Sunday, 18 September 2011

Boundary changes - What to do next

After the shock of the boundary review announcements last week the dust is now settling.

We know that the plans for our constituency of North West Leicestershire are major. To show just how major you can see the proposed new constituencies of Bosworth and Coalville and Keyworth below.

Proposed Bosworth Constituency

Proposed Coalville and Keyworth Constituency

It's my firm belief that these proposed constituencies hurt communities. I wrote before that Coalville and Keyworth have no community links - this remains true.

What we also see is the fact communities are being split. Not only the historic links between Ashby and Coalville but the more direct splitting of towns and their immediate neighbour villages in the case of Coalville with Hugglescote and Ellistown.

You might be asking why all of this is important? The answer is simple.

We want our MP's to be passionate about the areas they serve. We want them to promote and support our communities from the rooftops. We want them to forge close links with businesses and local authorities for the betterment of their electors.

Where a community is split do we honestly think this is going to happen?

Moreover, where a constituency includes distinctly separate communities with distinctly different demographic makeups what chance is there that conflicts in representation will more readily arise with one distinct community being better served than the other?

The question however, is what can be done?

If you believe, as I do, that the constituency of North West Leicestershire should be retained (potentially with some villages drawn in to equalise voter numbers) it is vital you let the Boundary Commission know your views.

It is my firm believe however that in saying community is important it must be the community (not just political parties) that are making the point.

To have any realistic chance of changing the mind of the boundary commission we need individuals, community groups, schools, churches and any other organisation that plays a role in our community to have their say.

You have a choice in how you make your views known.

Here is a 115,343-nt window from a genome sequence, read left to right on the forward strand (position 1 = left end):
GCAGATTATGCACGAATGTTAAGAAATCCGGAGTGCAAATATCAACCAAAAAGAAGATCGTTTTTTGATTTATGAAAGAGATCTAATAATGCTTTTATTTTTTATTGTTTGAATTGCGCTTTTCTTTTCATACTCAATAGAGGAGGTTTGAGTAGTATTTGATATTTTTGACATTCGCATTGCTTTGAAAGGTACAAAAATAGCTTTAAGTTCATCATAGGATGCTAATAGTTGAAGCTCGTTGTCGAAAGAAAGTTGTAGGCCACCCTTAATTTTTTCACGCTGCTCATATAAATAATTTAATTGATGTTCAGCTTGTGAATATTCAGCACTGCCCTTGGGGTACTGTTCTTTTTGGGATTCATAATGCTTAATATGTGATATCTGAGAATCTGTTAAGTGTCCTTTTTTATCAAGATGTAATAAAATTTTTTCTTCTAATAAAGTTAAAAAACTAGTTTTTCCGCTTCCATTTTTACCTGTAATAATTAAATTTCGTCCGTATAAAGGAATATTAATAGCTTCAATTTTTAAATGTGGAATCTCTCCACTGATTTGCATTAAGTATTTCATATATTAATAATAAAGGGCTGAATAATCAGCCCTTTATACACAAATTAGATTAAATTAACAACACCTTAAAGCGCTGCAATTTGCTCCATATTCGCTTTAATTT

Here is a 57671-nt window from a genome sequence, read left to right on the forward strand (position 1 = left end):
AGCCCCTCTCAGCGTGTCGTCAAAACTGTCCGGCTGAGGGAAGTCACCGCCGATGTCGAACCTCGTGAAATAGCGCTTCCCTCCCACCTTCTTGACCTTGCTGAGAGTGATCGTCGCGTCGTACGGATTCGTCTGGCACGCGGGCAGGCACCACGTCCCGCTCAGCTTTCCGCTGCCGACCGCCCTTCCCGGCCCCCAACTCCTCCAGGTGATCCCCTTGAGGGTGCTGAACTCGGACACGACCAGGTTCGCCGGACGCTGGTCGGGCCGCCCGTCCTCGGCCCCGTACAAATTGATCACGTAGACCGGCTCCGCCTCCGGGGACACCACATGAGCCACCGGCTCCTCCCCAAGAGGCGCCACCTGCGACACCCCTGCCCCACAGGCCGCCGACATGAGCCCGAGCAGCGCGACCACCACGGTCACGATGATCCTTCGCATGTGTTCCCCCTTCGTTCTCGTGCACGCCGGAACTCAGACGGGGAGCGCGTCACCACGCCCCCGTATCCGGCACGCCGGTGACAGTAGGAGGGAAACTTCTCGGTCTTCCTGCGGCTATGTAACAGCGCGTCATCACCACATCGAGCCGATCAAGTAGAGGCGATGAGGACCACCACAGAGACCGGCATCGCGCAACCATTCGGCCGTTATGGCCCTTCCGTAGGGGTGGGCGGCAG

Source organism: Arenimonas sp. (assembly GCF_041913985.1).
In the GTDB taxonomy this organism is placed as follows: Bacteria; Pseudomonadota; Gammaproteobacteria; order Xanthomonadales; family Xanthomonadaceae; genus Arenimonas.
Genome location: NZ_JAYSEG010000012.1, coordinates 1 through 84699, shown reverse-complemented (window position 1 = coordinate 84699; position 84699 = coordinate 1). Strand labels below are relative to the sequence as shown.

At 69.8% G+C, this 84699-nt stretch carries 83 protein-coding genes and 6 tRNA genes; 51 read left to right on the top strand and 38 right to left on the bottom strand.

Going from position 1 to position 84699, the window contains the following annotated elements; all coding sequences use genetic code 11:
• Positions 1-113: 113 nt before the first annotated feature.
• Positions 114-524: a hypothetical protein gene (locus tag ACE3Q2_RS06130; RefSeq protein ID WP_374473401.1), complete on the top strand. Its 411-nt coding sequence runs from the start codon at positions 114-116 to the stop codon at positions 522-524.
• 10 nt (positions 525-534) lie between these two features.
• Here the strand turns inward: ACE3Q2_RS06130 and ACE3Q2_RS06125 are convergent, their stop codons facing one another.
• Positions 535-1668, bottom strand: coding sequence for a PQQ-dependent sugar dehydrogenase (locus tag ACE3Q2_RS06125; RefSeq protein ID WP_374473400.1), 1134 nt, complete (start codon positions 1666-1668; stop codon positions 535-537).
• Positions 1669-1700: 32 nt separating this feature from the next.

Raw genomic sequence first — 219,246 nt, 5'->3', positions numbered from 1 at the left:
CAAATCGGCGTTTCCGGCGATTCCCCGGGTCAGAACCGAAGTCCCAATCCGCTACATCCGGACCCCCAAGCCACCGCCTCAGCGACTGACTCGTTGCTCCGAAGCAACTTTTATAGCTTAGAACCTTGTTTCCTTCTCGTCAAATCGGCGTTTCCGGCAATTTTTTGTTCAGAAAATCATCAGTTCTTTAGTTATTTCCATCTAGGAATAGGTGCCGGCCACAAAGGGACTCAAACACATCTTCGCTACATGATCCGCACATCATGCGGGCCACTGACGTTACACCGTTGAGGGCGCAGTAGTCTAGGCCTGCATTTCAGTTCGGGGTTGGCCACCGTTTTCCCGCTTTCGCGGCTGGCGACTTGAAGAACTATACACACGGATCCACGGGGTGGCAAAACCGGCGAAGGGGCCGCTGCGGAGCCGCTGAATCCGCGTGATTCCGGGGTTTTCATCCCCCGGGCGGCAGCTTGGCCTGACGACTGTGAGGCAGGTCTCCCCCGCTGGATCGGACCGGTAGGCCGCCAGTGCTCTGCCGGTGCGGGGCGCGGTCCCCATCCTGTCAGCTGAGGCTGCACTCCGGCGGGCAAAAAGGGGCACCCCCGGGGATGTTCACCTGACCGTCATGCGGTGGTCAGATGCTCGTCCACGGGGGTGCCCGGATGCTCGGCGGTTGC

There are public hearings all over the country, the nearest is in Derby on 27 and 28 October, where you can have the opportunity to speak. To register to speak at the public hearing click here .

Alternatively you can make any comments online up until 5 December by clicking here .

If you read this blog and you have views on the proposed constituencies please take the time to respond to the consultation.

Similarly, please pass the message on. The only way we have a chance of retaining our historic links is by showing in massive numbers that this is important to us.


  1. While I think Coalville's proposed new constituency looks very bizarre indeed, Leon, I don't buy the idea that parliamentary constituencies truly define communities. In my area, Moira, we have no connection with the northern parishes of NWL, not a huge amount with Coalville, but very much with Swadlincote and Overseal in South Derbyshire and Burton in East Staffordshire.

    Without getting too up my own fundament, the concept of geographical communities is starting to look dated in the 21C where people often have more connection with people 3,000 miles away than ones just up their street. This changes the whole argument about politicians rising out of, and representing, geographical communities.

    From my perspective the new Bosworth constituency is just as unwieldy as the old NWL one. But I would say you are on a little firmer ground in Coalville.

  2. Mark, whilst I see North West Leicestershire as a community I absolutely concede that there is a much stronger argument of merging Ashby and Bosworth, or even the former mining villages of Moira, Donisthorpe or Albert Village with South Derbyshire.

    All of these possibilities are tied with some degree of history and heritage, something which sadly Coalville and Keyworth do not share.